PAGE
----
diamond geezer

 Wednesday, October 13, 2004

Marking the meridian

The Prime Meridian is 120 years old today. That's the imaginary north-south line through Greenwich which divides the world into western and eastern hemispheres, and from which longitude and universal time are measured. It passes less than a kilometre from my house. And we'd be lost without it.

Noon was once simply the time when the sun was directly overhead. The advent of rail travel in the 19th century forced many countries to standardise time based on a national meridian. The UK adopted Greenwich Mean Time in 1880, while the French preferred their own meridien through Paris instead. A global standard was clearly required, so in 1884 US President Chester Arthur invited delegates from around the world to Washington to attend the first (and last) International Meridian Conference.

There were an infinite number of possible meridians, each stretching from the North to the South Pole, and any one of these could have been chosen. However, the Greenwich Meridian was pre-eminent because it had already been adopted by the UK and USA and was therefore being used by 72% of the world's shipping. The French backed down, but only in return for the rest of the world agreeing to think about adopting their system of metric measures. The crucial conference vote was taken on 13 October, with France and Brazil abstaining and only San Domingo in opposition. And so time began at Greenwich (latitude 51°28'38"N, longitude 0°).
"That the Conference proposes to the Governments here represented the adoption of the meridian passing through the centre of the transit instrument at the Observatory of Greenwich as the initial meridian for longitude."
Ayes 22; noes 1; abstaining 2. (13 October 1884)
To celebrate today's anniversary I'm taking you on a week-long journey up the zero degree line of longitude from Greenwich to the M25, stopping off at all the places where the meridian has been marked in some way. There are plaques and monuments, sundials and statues, and an awful lot of random everyday objects that just happen to lie on this most special of lines. Plus it's a great excuse for a walk through East London. Do join me.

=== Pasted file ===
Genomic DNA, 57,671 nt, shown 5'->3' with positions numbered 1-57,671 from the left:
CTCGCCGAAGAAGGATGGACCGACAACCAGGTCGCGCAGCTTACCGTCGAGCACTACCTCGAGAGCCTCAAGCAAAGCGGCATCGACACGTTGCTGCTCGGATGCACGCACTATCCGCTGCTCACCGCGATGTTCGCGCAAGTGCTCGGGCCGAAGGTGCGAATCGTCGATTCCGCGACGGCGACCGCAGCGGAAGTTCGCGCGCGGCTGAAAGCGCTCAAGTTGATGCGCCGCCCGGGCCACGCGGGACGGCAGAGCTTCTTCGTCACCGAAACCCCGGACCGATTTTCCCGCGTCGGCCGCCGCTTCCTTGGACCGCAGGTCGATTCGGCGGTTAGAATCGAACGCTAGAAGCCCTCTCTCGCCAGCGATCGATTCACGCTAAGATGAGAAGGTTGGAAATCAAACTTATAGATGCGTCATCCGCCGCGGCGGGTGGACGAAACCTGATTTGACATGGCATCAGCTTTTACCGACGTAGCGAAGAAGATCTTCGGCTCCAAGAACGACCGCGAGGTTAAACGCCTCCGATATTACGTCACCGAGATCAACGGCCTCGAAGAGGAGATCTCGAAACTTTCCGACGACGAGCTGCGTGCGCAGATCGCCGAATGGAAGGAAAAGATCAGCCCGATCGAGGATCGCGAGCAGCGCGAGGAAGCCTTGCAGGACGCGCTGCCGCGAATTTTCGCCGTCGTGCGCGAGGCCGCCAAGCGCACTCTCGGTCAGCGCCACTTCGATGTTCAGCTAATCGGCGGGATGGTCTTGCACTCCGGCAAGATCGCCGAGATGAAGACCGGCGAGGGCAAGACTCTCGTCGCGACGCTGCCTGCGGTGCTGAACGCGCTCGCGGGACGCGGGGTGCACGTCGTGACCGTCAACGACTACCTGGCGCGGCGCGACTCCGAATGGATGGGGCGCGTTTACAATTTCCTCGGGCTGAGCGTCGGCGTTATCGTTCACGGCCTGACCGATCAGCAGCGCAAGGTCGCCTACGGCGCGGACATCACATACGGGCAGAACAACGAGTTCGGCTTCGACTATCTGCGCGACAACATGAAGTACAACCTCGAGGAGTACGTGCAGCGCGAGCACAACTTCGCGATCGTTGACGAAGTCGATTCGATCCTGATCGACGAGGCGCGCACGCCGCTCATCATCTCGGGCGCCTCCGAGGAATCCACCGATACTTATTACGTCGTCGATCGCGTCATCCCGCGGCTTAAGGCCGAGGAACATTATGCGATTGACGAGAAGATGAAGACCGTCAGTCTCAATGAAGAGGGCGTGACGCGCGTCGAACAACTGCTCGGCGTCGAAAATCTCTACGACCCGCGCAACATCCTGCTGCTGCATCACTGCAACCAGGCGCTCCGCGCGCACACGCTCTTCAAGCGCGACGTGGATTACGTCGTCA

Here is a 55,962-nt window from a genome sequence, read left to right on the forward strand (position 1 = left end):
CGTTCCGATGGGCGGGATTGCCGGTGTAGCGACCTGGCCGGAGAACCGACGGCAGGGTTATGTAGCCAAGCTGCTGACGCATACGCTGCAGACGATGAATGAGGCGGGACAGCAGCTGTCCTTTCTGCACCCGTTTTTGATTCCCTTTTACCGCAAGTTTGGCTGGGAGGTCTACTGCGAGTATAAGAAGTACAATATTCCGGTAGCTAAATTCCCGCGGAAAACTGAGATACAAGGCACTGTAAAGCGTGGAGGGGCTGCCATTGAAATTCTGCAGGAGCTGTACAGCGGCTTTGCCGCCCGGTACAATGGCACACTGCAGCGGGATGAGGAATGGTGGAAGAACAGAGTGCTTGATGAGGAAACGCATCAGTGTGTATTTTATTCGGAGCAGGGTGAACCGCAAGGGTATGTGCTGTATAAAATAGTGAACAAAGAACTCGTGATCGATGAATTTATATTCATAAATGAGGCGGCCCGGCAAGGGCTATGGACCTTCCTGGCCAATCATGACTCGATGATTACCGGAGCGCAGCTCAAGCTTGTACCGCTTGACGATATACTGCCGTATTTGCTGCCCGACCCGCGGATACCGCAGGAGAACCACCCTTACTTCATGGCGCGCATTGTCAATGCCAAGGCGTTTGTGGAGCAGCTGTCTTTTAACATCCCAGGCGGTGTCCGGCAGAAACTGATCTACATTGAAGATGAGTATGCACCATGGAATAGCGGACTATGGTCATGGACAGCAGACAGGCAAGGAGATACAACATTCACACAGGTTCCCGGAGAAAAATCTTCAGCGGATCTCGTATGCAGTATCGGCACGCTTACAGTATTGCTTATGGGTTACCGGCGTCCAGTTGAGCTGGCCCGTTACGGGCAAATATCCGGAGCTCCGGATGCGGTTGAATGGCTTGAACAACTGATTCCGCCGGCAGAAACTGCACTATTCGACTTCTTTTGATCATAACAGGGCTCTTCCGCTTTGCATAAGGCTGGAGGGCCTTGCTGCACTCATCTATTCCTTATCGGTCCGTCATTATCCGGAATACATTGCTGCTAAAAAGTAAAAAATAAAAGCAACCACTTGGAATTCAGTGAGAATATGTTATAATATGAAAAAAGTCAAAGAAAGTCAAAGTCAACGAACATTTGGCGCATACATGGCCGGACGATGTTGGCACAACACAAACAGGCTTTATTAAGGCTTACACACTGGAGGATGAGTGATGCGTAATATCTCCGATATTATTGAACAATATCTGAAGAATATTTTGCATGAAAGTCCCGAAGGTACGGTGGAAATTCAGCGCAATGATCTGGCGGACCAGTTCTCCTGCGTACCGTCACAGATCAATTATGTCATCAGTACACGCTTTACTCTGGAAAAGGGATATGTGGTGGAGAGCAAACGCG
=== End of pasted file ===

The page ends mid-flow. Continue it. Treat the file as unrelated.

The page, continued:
<< click for Newer posts

click for Older Posts >>


click to return to the main page


...or read more in my monthly archives
Jan17  Feb17  Mar17  Apr17  May17  Jun17  Jul17
Jan16  Feb16  Mar16  Apr16  May16  Jun16  Jul16  Aug16  Sep16  Oct16  Nov16  Dec16
Jan15  Feb15  Mar15  Apr15  May15  Jun15  Jul15  Aug15  Sep15  Oct15  Nov15  Dec15
Jan14  Feb14  Mar14  Apr14  May14  Jun14  Jul14  Aug14  Sep14  Oct14  Nov14  Dec14
Jan13  Feb13  Mar13  Apr13  May13  Jun13  Jul13  Aug13  Sep13  Oct13  Nov13  Dec13
Jan12  Feb12  Mar12  Apr12  May12  Jun12  Jul12  Aug12  Sep12  Oct12  Nov12  Dec12
Jan11  Feb11  Mar11  Apr11  May11  Jun11  Jul11  Aug11  Sep11  Oct11  Nov11  Dec11
Jan10  Feb10  Mar10  Apr10  May10  Jun10  Jul10  Aug10  Sep10  Oct10  Nov10  Dec10 
Jan09  Feb09  Mar09  Apr09  May09  Jun09  Jul09  Aug09  Sep09  Oct09  Nov09  Dec09
Jan08  Feb08  Mar08  Apr08  May08  Jun08  Jul08  Aug08  Sep08  Oct08  Nov08  Dec08
Jan07  Feb07  Mar07  Apr07  May07  Jun07  Jul07  Aug07  Sep07  Oct07  Nov07  Dec07
Jan06  Feb06  Mar06  Apr06  May06  Jun06  Jul06  Aug06  Sep06  Oct06  Nov06  Dec06
Jan05  Feb05  Mar05  Apr05  May05  Jun05  Jul05  Aug05  Sep05  Oct05  Nov05  Dec05
Jan04  Feb04  Mar04  Apr04  May04  Jun04  Jul04  Aug04  Sep04  Oct04  Nov04  Dec04
Jan03  Feb03  Mar03  Apr03  May03  Jun03  Jul03  Aug03  Sep03  Oct03  Nov03  Dec03
 Jan02  Feb02  Mar02  Apr02  May02  Jun02  Jul02 Aug02  Sep02  Oct02  Nov02  Dec02 

eXTReMe Tracker
jack of diamonds
Life viewed from London E3

» email me
» follow me on twitter
» follow the blog on Twitter
» follow the blog on RSS

my flickr photostream